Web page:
28 August 2015
Modern Life Is War emerged from Marshalltown, Iowa to become one of the most influential hardcore punk bands in history. Their intense aggressive and incendiary live performances combined with hard hitting lyrics were credited with breathing life into a dying hardcore scene. After releasing three albums Modern Life Is War were on the cusp of greatness when the pressure of making their way in a rough music scene became too much. The band split in 2008 but reformed in 2012. Alan Ewart caught up with them at last weekends Reading Festival.
Modern Life Is War are, to me, what hardcore punk is all about. They are loud, aggressive, hard hitting and energetic, their 2005 album “Witness” is a masterpiece and one of the most important hardcore albums ever released. When it was announced that Modern Life Is War were to play at this years Reading and Leeds festivals they were one of the first names added to my “do not miss” list. They shot to the top of that list when I found out that they were to play “Witness” in full.
I had not managed to see Modern Life Is War live first time around but I sure as hell wasn’t going to miss them this time. As you can imagine I leapt at the opportunity to grab some face time with the band as well. I confess that with their wild, aggressive live performances the stuff of legend I wasn’t too sure what to expect when I met them. I wasn’t really expecting what I did find. The guys were relaxed, open, friendly and above all they were both modest and humble.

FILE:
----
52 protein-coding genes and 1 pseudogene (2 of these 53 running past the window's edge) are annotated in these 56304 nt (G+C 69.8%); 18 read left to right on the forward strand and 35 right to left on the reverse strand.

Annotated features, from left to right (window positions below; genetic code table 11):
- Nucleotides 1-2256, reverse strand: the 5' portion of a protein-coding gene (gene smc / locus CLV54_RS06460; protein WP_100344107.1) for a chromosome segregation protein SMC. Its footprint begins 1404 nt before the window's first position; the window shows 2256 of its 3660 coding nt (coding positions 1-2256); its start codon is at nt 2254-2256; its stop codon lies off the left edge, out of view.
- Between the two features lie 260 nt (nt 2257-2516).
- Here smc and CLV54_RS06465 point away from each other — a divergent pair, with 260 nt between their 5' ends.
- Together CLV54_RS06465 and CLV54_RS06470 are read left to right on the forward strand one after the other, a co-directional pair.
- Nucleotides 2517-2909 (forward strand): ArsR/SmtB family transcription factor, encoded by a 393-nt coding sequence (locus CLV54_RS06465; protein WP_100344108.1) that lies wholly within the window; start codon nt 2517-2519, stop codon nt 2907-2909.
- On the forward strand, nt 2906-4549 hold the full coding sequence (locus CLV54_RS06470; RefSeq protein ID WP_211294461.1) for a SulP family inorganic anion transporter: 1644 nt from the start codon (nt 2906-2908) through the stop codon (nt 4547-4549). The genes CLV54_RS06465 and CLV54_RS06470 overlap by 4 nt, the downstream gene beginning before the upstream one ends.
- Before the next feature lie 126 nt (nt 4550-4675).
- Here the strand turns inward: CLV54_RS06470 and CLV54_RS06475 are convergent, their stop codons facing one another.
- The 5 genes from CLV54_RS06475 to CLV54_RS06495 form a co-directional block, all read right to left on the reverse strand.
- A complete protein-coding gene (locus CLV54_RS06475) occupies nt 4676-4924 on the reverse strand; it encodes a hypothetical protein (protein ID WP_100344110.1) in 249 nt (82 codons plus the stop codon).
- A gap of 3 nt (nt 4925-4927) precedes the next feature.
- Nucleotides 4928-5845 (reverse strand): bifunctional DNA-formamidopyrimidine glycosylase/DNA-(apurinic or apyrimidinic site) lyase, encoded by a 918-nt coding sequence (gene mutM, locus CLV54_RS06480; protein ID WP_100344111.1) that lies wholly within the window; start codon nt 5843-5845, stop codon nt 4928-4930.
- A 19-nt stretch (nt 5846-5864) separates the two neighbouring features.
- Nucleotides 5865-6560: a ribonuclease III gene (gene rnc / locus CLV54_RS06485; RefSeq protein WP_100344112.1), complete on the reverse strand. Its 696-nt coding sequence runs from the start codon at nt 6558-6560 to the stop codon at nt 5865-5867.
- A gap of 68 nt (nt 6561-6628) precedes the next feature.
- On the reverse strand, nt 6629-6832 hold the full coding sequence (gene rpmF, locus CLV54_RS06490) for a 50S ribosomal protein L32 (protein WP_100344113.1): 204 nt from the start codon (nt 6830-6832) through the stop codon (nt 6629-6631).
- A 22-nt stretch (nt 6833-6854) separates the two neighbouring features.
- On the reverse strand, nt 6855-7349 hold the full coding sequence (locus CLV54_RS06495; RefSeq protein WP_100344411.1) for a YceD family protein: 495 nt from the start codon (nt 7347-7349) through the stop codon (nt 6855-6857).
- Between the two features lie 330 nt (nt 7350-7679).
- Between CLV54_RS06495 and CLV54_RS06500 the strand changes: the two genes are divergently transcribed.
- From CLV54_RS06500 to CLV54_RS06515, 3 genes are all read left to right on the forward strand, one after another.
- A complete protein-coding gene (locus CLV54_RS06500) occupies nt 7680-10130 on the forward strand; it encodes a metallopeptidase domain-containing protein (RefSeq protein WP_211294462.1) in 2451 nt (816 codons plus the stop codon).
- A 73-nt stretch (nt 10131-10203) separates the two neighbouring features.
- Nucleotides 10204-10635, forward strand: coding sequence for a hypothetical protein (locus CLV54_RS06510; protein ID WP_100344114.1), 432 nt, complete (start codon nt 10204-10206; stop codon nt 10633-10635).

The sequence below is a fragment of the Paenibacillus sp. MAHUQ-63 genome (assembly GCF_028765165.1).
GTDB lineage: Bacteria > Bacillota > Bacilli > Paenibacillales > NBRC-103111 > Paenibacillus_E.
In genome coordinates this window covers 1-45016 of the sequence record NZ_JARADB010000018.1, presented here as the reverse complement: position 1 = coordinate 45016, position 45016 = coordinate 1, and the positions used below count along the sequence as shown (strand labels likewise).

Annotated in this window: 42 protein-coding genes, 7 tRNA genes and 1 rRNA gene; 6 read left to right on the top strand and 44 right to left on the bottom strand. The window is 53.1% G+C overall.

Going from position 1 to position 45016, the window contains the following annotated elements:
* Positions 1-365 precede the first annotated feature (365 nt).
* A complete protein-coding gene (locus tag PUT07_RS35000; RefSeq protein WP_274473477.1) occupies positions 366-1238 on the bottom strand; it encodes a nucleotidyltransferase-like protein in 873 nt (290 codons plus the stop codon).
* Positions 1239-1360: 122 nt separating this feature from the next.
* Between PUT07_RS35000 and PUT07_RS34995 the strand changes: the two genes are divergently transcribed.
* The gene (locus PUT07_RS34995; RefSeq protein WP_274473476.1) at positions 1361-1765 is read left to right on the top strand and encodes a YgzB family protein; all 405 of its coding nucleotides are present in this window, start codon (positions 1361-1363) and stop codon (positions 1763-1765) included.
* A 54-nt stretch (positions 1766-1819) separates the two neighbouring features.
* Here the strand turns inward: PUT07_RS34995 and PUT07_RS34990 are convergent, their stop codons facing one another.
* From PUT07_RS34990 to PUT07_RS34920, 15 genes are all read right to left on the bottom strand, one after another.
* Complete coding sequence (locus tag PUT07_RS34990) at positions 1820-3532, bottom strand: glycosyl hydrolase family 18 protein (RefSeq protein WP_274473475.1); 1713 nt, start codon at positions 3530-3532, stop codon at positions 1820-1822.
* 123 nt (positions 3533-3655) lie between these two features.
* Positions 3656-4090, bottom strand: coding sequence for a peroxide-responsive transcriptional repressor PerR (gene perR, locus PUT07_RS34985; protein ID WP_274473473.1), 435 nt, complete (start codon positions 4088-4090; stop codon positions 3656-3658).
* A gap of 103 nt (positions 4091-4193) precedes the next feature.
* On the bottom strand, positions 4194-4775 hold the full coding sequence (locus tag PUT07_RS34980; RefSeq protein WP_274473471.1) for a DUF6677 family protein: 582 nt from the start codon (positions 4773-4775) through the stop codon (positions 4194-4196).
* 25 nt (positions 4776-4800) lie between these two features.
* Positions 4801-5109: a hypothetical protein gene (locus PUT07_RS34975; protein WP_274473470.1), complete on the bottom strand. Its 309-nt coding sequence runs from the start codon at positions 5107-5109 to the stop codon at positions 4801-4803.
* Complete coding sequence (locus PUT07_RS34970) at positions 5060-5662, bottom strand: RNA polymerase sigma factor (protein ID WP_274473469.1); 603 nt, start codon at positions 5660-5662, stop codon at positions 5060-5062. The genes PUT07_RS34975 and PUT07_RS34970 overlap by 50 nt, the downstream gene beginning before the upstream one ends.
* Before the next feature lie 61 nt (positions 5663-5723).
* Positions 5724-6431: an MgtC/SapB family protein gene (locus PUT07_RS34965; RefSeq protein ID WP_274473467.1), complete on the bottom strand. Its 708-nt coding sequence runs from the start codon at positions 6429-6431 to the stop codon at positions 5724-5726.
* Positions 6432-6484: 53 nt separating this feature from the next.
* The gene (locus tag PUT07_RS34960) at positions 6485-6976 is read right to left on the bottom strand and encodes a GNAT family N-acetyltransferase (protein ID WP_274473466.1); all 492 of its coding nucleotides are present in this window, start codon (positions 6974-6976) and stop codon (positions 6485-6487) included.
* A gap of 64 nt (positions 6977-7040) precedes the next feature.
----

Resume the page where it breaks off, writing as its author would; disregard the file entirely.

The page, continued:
I was intrigued by what had brought Modern Life Is War back to the music business given that they split as a result of the pressures of trying to make a decent living in a tough business. Jeff explained that the mind set was now totally different.
“We were able to come back because we were able to approach the business on our own terms. We are only playing around 25 shows a year now. Some are small venues and some are big festivals. We are able to spend most of our time at home, we all have day jobs so we don’t rely on income from the band to make a living. We are happy if we break even and that means we are able to treat our music as a passion again. It’s a release it’s fun and we like it a lot more than trying to make a career out of it.”
Jeff went on to explain that very single show is special to them. They feel that they have the freedom to make every moment count onstage and they have having a lot of fun doing it. Chris added that “the excitement and freshness” was back because they are not on the road for 10-months of the year.
We turned to talking about “Fever Hunting” the bands post reunion album, released in 2013. The album lays bare the tough times the guys went through immediately before and during their hiatus. I wanted to know how they had managed to bring 5-years of experiences together to make an album that holds together so well.
Jeff says that “actually it was pretty easy. I knew exactly what I wanted to say, I was like a loaded gun, I didn’t feel like the odds were against me. I knew I had all the ammunition I needed to write and the ideas had been floating around for a while.”
We turned to why Modern Life Is War had decided to reform. Chris explained that he had quit the band just before Midnight In America had been released because there were other things he wanted to accomplish and because he needed to “change his life.” He continued by saying that “once I had done that I felt like there was a hole in my life. I was living in the suburbs of Phoenix and I didn’t hang out with musicians, I had no artistic outlet.”